The cameras in the H-Z and OpenCV coordinate systems both assume that the principal axis is aligned with the positive axis. In other words, the positive axis is pointing towards the field of view of the camera. On the other hand, in OpenGL, the principal axis is aligned with the negative axis in the image coordinate system. Because of these changes, the axis will also be rotated degrees between the two representations.

Within the OpenCV/H-Z framework, there three coordinate frames: an image coordinate frame, camera coordinate frame, and a world coordinate frame.

Well, within the OpenGL frame, we have four: the image coordinate frame, camera coordinate frame, the world coordinate frame, and … normalized device coordinates, or NDC. I will illustrate how these work, along with the order of operations and some other needed preliminaries, by analogy with the OpenCV/H-Z framework.

Figure 1. An illustration of the relationships between three coordinate systems: World, Camera, and Image within the OpenCV framework. Many of the ideas and basic sketch of the camera coordinate figure will be familiar for those who have well-thumbed copies of the H-Z book. The scene observed by the camera is in the direction of the positive axis of the camera coordinate system. In the image coordinate system, notice that the origin is in the lower left corner, and the axis goes up – the opposite direction of in the data matrix layout. More on that in Figure 3. is the principal point in the image coordinate system, and a parameter that is found during camera calibration.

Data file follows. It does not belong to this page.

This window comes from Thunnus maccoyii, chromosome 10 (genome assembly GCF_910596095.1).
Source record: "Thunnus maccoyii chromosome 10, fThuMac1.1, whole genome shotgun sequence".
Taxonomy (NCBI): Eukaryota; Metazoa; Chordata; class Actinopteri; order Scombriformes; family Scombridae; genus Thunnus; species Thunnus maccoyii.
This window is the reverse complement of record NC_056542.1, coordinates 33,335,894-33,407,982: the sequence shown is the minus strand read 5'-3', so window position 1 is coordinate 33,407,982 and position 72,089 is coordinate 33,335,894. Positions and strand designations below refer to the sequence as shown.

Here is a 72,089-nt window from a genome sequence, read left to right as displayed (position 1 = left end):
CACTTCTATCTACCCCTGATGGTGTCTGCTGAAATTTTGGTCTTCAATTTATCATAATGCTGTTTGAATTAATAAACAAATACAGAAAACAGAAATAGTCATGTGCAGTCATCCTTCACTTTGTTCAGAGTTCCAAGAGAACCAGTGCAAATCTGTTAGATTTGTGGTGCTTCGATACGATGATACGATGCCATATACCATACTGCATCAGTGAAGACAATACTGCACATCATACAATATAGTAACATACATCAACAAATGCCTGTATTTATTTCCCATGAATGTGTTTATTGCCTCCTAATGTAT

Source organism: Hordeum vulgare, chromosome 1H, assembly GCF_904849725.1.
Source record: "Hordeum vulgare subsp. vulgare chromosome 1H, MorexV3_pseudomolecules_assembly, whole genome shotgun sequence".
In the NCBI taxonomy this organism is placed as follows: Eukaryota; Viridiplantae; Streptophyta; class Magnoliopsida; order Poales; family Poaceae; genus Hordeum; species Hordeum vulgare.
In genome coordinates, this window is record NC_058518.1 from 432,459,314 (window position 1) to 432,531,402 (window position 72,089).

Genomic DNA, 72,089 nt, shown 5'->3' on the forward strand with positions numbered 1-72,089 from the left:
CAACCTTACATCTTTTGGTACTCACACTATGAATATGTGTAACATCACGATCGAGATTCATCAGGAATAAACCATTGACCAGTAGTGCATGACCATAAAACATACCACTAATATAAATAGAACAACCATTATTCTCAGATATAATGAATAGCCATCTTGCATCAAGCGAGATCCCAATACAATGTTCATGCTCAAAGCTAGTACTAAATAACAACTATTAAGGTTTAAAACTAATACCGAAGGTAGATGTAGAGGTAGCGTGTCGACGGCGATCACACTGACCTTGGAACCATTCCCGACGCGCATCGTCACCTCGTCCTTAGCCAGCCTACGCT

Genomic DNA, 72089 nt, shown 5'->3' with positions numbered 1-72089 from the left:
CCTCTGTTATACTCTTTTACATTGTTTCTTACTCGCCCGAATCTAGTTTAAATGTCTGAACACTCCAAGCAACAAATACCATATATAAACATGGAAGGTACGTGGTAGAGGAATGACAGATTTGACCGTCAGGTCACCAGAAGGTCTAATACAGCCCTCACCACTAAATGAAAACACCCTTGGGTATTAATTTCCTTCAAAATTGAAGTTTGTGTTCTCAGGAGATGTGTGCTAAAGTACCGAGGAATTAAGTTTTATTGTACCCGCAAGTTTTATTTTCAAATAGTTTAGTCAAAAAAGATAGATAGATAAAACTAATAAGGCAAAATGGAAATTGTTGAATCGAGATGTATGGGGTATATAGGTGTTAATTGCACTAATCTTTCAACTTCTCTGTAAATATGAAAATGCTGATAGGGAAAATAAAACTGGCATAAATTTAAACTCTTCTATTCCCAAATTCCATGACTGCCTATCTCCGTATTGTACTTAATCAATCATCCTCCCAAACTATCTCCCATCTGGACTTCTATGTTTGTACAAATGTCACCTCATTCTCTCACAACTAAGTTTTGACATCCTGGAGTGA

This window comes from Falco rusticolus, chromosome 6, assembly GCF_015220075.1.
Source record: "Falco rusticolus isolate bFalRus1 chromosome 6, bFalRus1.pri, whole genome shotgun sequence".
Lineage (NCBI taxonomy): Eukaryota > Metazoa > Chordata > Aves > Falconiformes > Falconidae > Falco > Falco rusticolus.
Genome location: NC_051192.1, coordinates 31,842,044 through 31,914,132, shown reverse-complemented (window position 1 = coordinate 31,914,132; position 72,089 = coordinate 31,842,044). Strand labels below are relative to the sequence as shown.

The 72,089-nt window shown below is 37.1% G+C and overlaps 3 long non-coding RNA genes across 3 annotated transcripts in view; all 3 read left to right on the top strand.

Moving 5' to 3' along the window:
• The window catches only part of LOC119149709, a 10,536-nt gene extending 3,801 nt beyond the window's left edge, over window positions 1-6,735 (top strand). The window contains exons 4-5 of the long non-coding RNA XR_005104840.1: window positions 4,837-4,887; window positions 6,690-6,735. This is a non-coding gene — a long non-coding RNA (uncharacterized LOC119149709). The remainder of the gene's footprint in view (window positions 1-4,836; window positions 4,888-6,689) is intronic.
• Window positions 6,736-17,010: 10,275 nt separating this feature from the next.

Let

- : upper diagonal, intrinsic camera calibration matrix.
- (rotation): orthogonal matrix.
- (translation): column vector, size .
- (world point): column vector, size .
- (image point): column vector, size .

Then,

Since we are dealing with homogeneous coordinates, we need to normalize . Assuming that the indexing for the vectors is 0-based (in other words, the first item has an index of , so the third will have an index of ):

Following this operation,

If or are not within the image space, then those points are not drawn on the image. For instance, image coordinates less than zero are discarded, as are those that are larger than the image dimensions. A similar process happens in OpenGL, just add a dimension ()!

Figure 2. Importantly, note that this figure is produced for the highly specific conversion from OpenCV conventions to the OpenGL convention. Usually, the camera coordinate system has the negative as the principal axis. If this is the case for your calibration matrices, **stop**, and consult other guides.